Black Gondolier and Other Stories

BOOK: Black Gondolier and Other Stories
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The Black Gondolier & Other Stories

Fritz Leiber

Edited by John Pelan & Steve Savile

CONTENTS

Portrait of Fritz Leiber by Allen Koszowski (frontispiece)

Introduction: Fritz & Me by John Pelan

The Black Gondolier

The Dreams of Albert Moreland

Game for Motel Room

The Phantom Slayer

Lie Still, Snow White

Mr. Bauer and the Atoms

In the X-Ray

Spider Mansion

The Secret Songs

The Man Who Made Friends with Electricity

The Dead Man

The Thirteenth Step

The Repair People

Black Has Its Charms

Schizo Jimmie

The Creature from Cleveland Depths

The Casket-Demon

Dr. Adams' Garden of Evil

Afterword: Steve Savile

Fritz and Mee

If you ask any long-time aficionado of fantastic literature to name his favorite authors, the fan of science fiction will likely name Fritz Leiber somewhere in his top five. So too, will the devotee of sword and sorcery mention the wonderful tales of Fafhrd and the Gray Mouser as among the very best that the genre has to offer. There have been many excellent writers of fantasy over the years, many excellent writers of science fiction, and many fine writers of horror stories. Arguably, the very best of them all was Fritz Leiber.

Leiber was the author that showed us what sword and sorcery fiction can and should be with his Lankhmar stories that spanned nearly fifty years. In the realm of science fiction, his Change War saga has stood the test of time and remains a classic in the genre. As far as horror fiction, most readers will place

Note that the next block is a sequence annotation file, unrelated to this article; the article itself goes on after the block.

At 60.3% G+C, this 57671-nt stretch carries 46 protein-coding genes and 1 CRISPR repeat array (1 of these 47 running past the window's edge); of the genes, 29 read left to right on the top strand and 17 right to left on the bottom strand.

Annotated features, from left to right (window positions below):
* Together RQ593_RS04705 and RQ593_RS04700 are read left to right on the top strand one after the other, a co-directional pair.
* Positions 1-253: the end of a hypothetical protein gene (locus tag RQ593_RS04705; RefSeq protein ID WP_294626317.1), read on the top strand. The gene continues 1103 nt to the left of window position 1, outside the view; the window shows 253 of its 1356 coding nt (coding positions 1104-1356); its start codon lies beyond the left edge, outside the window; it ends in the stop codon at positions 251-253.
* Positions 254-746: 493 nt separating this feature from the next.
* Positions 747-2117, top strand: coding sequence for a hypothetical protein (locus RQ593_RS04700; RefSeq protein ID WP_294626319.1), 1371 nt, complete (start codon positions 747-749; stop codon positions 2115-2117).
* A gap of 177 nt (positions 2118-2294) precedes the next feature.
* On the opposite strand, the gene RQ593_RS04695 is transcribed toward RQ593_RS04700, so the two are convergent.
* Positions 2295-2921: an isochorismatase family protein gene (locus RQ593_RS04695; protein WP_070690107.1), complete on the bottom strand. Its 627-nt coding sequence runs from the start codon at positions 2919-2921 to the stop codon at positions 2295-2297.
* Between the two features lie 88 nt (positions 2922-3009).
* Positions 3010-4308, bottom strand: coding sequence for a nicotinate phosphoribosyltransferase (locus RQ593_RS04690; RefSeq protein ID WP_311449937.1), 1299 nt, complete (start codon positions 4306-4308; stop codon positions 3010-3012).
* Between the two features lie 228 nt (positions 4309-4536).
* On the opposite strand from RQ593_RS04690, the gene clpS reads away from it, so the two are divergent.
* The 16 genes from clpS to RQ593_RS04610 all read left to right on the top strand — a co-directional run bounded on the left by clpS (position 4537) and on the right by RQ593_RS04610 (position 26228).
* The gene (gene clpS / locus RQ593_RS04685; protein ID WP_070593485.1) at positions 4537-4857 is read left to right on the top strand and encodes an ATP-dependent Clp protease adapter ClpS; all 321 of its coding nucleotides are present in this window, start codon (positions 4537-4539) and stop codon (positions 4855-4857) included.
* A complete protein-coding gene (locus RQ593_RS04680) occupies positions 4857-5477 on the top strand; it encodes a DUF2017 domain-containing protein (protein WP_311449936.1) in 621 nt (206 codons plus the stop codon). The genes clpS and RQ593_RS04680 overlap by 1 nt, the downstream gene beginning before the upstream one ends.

Our Lady of Darkness
and
Conjure Wife
at or near the top of any list of great novels in the field. Then of course we have the socio-political satire of
A Specter is Haunting Texas
and the classic
X-files-
like paranoia of
You're All Alone
, written years before Chris Carpenter was a twinkle in his father's eye.

I'm afraid that I won't be able to fill this introduction with many personal anecdotes, I met the author on only a few occasions and our conversations often revolved around the malady of alcoholism and it's peculiar affinity for the creative sort. A subject that holds considerable fascination for those for whom it's a life or death issue, but to the average person it's a rather dull topic. I do treasure the fact that I was able to meet and chat with the man whose influence on my own reading and writing was so profound.

Like many of us who came on their first genre fiction at an early age in the sixties, I'd quickly discovered the works of Edgar Rice Burroughs and Robert E. Howard; I was quite impressed, but when I stumbled on a book entitled